One of the first people who began to use this instrument, were the Thracians. They replased the horn with e piece of wood – drone and they made some mare innovations like bass – drone and mouthpiece. In ancient Egypt they also used bagpipe with or without bass – drone. In the beginning of the first millennium BC the proto – Bulgarians also began one of the general instruments in the lands of Old (Volga) Bulgaria. The Celts, the Druids and the Rusi tribes also took this instrument from them. In later times the bagpipe was carried into the territory of today’s Bulgaria.
Gaida (bagpipe) is a favorite instrument close to the life and the spirits of the Bulgarians. The main sounding part is the Gaidunitsa (chanter). It has 8 holes and produces the melody. The other part is the Rouchilo (drone).The drone’s sound is constant and accompanies the melody. The other parts of the Gaida are the Bag and the Mouthpiece. There are two types of Bulgarian Gaidas: Djura and Kaba. The Djura Gaida has a smaller size and sounds high and sharp. The Kaba Gaida is a low pitched bagpipe which can be found in the Rhodope mountains in Bulgaria. It is a typical representative of the Gaida family and possesses all the characteristics - single drone, wooden chanter, flea hole, goat skin bag and a tube reed from elder, cane with a tongue, tight fingering style (each note is played by lifting only one finger). 60 years ago, the Kaba Gaida was not much different from the other gaidas (called Djura) in the region - high pitched, round chanters with horn at the end. Before 1961 there were mostly F to G kaba gaidas. After that year, appeared E and D kaba gaidas because of the rise of the amateur bands and the very famous ensemble “100 Kaba Gaidi”. Also, females choirs appeared which needed lower pitched gaidas. The horn on the Kaba Gaida was replaced by a curve at the end of the chanter and it was removed on the Djura Gaida.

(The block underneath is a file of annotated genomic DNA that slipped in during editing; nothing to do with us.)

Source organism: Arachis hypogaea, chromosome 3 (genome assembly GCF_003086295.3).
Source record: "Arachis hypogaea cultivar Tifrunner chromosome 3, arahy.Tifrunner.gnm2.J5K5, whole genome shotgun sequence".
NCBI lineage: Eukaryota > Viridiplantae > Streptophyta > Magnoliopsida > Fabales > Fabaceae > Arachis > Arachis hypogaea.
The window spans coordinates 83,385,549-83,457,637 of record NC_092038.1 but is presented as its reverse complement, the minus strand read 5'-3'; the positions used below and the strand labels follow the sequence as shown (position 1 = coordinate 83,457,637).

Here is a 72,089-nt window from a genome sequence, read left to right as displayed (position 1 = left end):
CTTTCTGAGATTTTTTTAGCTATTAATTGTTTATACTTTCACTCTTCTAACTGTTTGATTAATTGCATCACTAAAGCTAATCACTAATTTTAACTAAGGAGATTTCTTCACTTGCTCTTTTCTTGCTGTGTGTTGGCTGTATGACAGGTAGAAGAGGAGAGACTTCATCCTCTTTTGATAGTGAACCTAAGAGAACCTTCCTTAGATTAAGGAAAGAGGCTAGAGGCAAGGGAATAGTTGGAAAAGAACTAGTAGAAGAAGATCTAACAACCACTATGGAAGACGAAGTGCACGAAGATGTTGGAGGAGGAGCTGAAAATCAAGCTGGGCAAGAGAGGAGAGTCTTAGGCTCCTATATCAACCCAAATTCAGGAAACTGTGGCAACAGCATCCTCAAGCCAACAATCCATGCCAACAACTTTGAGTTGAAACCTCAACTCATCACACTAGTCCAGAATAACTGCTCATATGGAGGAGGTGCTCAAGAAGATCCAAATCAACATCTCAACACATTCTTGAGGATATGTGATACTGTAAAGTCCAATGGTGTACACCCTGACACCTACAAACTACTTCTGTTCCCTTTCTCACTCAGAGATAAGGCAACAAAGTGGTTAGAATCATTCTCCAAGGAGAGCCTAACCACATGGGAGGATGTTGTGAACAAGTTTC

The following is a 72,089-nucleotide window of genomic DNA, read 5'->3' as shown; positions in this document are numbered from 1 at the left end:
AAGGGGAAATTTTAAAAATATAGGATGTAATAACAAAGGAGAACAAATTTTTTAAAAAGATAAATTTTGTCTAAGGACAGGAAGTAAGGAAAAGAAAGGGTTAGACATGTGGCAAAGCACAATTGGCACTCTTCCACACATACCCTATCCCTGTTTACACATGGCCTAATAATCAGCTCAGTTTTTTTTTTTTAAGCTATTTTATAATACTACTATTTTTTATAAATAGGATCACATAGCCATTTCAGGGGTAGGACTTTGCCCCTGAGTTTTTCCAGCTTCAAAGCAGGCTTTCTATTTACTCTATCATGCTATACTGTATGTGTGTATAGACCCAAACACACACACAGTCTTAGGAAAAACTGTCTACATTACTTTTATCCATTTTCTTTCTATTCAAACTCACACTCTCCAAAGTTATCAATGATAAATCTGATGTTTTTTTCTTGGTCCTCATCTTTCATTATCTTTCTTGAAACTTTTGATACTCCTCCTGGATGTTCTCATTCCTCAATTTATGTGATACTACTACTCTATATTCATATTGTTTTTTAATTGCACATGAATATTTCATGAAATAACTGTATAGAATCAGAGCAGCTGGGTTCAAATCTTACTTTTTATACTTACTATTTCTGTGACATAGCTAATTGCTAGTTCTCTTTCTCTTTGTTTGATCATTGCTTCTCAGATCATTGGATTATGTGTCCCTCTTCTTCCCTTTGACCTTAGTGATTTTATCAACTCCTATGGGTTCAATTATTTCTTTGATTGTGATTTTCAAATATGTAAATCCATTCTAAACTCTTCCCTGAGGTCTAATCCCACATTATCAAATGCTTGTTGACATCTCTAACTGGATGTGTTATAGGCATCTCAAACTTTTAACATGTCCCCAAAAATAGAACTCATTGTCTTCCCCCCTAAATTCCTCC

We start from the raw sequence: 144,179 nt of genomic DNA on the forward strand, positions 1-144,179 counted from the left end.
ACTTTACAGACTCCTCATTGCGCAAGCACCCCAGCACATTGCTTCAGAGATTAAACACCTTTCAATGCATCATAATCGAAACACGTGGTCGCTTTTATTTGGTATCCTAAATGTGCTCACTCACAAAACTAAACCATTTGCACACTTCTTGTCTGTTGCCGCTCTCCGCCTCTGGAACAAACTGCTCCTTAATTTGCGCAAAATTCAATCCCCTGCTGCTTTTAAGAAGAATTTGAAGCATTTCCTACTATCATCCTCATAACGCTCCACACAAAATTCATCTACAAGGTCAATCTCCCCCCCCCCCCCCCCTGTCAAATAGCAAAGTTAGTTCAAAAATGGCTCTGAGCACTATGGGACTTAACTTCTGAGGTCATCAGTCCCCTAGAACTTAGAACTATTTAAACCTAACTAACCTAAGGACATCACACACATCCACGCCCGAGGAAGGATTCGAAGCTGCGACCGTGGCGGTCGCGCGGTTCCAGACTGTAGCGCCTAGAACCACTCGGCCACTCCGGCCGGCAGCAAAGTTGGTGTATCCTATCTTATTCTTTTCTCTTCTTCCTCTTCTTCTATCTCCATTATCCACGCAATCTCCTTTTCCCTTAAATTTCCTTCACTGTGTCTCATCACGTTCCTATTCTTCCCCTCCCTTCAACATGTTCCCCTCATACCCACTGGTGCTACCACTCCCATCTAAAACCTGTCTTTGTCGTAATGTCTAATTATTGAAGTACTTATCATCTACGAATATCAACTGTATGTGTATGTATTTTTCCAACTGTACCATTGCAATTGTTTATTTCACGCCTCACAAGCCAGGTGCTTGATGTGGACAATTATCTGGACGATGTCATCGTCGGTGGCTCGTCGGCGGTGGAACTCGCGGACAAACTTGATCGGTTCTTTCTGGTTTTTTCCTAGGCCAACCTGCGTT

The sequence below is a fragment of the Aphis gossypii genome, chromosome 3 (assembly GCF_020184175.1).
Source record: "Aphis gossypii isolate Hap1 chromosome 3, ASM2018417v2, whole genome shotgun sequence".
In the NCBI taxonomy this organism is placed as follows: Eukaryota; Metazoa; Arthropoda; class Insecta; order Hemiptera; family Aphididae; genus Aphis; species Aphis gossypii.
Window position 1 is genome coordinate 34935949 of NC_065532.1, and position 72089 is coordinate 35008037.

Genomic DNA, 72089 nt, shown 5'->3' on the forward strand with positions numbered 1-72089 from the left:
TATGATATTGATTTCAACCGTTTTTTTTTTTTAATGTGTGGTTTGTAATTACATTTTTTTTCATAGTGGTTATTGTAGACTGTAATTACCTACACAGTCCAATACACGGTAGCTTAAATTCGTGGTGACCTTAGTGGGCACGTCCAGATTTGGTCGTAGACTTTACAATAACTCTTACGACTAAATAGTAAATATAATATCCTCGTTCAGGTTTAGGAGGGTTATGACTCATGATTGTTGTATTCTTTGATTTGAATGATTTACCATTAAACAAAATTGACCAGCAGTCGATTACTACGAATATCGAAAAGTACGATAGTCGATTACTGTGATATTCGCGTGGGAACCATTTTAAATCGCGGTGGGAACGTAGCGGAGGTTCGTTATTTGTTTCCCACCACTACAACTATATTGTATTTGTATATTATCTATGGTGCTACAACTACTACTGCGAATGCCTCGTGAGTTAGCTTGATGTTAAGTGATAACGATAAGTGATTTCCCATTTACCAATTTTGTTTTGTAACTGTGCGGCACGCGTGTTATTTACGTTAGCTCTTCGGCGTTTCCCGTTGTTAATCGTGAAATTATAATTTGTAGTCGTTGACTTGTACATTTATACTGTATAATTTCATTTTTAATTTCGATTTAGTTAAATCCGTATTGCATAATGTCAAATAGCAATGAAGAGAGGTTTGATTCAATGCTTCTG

Gaida players have developed special techniques to overcome what might be considered the limitations of the instrument. First of all, they use the ‘flea-hole’, a distinctive organological element of many Eastern European bagpipes, which consists of a small tube, usually made of a hen’s feather, slotted into hole I. The flea- hole is an important component of the gaida’s playing technique, since it affects the way holes I and e (the thumb-hole, which is opposite to I) act. For a given fingering, by uncovering the flea-hole, an interval of a second above the note originally sounded is produced. The size of that interval depends on the original note. The higher the note, the smaller is the second.